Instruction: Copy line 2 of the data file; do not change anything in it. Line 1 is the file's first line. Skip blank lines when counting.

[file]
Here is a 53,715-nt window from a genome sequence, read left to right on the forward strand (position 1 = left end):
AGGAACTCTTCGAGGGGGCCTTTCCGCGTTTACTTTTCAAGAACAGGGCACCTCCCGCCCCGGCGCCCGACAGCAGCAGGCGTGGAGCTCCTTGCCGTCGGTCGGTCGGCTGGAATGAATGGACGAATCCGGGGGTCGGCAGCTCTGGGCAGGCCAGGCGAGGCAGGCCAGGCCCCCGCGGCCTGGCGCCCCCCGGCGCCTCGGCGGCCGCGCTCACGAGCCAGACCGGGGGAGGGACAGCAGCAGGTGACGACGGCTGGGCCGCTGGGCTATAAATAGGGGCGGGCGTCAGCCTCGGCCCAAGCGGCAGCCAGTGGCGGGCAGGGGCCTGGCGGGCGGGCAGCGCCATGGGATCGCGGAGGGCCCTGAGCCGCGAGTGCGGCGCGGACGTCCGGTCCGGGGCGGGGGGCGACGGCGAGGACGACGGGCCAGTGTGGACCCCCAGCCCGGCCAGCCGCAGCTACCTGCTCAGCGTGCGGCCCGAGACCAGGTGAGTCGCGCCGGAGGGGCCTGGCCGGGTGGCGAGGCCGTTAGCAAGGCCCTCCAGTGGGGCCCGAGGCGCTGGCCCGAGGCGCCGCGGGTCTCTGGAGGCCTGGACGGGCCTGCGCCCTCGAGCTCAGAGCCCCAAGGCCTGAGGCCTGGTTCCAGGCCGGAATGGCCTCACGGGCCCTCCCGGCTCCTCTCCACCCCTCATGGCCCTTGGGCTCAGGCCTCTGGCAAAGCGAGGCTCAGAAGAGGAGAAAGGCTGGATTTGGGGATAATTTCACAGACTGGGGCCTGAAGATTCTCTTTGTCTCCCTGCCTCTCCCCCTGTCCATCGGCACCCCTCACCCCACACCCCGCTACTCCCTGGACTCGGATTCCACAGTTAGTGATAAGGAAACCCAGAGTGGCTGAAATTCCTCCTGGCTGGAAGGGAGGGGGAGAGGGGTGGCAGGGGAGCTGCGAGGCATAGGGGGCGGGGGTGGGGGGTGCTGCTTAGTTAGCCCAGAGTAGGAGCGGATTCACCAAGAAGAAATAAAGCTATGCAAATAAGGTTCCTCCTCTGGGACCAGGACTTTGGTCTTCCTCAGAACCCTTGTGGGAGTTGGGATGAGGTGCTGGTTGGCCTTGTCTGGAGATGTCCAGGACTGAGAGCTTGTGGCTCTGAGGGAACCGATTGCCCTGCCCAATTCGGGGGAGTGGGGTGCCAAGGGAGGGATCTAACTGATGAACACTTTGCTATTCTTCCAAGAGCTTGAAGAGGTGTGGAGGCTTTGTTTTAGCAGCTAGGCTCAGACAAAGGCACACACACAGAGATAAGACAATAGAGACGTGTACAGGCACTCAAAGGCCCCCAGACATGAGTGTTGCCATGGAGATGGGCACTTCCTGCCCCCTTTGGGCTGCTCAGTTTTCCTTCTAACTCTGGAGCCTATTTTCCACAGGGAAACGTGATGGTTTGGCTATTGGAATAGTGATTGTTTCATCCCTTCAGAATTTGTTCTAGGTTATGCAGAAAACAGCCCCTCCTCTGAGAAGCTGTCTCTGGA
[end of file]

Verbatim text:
AGGAACTCTTCGAGGGGGCCTTTCCGCGTTTACTTTTCAAGAACAGGGCACCTCCCGCCCCGGCGCCCGACAGCAGCAGGCGTGGAGCTCCTTGCCGTCGGTCGGTCGGCTGGAATGAATGGACGAATCCGGGGGTCGGCAGCTCTGGGCAGGCCAGGCGAGGCAGGCCAGGCCCCCGCGGCCTGGCGCCCCCCGGCGCCTCGGCGGCCGCGCTCACGAGCCAGACCGGGGGAGGGACAGCAGCAGGTGACGACGGCTGGGCCGCTGGGCTATAAATAGGGGCGGGCGTCAGCCTCGGCCCAAGCGGCAGCCAGTGGCGGGCAGGGGCCTGGCGGGCGGGCAGCGCCATGGGATCGCGGAGGGCCCTGAGCCGCGAGTGCGGCGCGGACGTCCGGTCCGGGGCGGGGGGCGACGGCGAGGACGACGGGCCAGTGTGGACCCCCAGCCCGGCCAGCCGCAGCTACCTGCTCAGCGTGCGGCCCGAGACCAGGTGAGTCGCGCCGGAGGGGCCTGGCCGGGTGGCGAGGCCGTTAGCAAGGCCCTCCAGTGGGGCCCGAGGCGCTGGCCCGAGGCGCCGCGGGTCTCTGGAGGCCTGGACGGGCCTGCGCCCTCGAGCTCAGAGCCCCAAGGCCTGAGGCCTGGTTCCAGGCCGGAATGGCCTCACGGGCCCTCCCGGCTCCTCTCCACCCCTCATGGCCCTTGGGCTCAGGCCTCTGGCAAAGCGAGGCTCAGAAGAGGAGAAAGGCTGGATTTGGGGATAATTTCACAGACTGGGGCCTGAAGATTCTCTTTGTCTCCCTGCCTCTCCCCCTGTCCATCGGCACCCCTCACCCCACACCCCGCTACTCCCTGGACTCGGATTCCACAGTTAGTGATAAGGAAACCCAGAGTGGCTGAAATTCCTCCTGGCTGGAAGGGAGGGGGAGAGGGGTGGCAGGGGAGCTGCGAGGCATAGGGGGCGGGGGTGGGGGGTGCTGCTTAGTTAGCCCAGAGTAGGAGCGGATTCACCAAGAAGAAATAAAGCTATGCAAATAAGGTTCCTCCTCTGGGACCAGGACTTTGGTCTTCCTCAGAACCCTTGTGGGAGTTGGGATGAGGTGCTGGTTGGCCTTGTCTGGAGATGTCCAGGACTGAGAGCTTGTGGCTCTGAGGGAACCGATTGCCCTGCCCAATTCGGGGGAGTGGGGTGCCAAGGGAGGGATCTAACTGATGAACACTTTGCTATTCTTCCAAGAGCTTGAAGAGGTGTGGAGGCTTTGTTTTAGCAGCTAGGCTCAGACAAAGGCACACACACAGAGATAAGACAATAGAGACGTGTACAGGCACTCAAAGGCCCCCAGACATGAGTGTTGCCATGGAGATGGGCACTTCCTGCCCCCTTTGGGCTGCTCAGTTTTCCTTCTAACTCTGGAGCCTATTTTCCACAGGGAAACGTGATGGTTTGGCTATTGGAATAGTGATTGTTTCATCCCTTCAGAATTTGTTCTAGGTTATGCAGAAAACAGCCCCTCCTCTGAGAAGCTGTCTCTGGA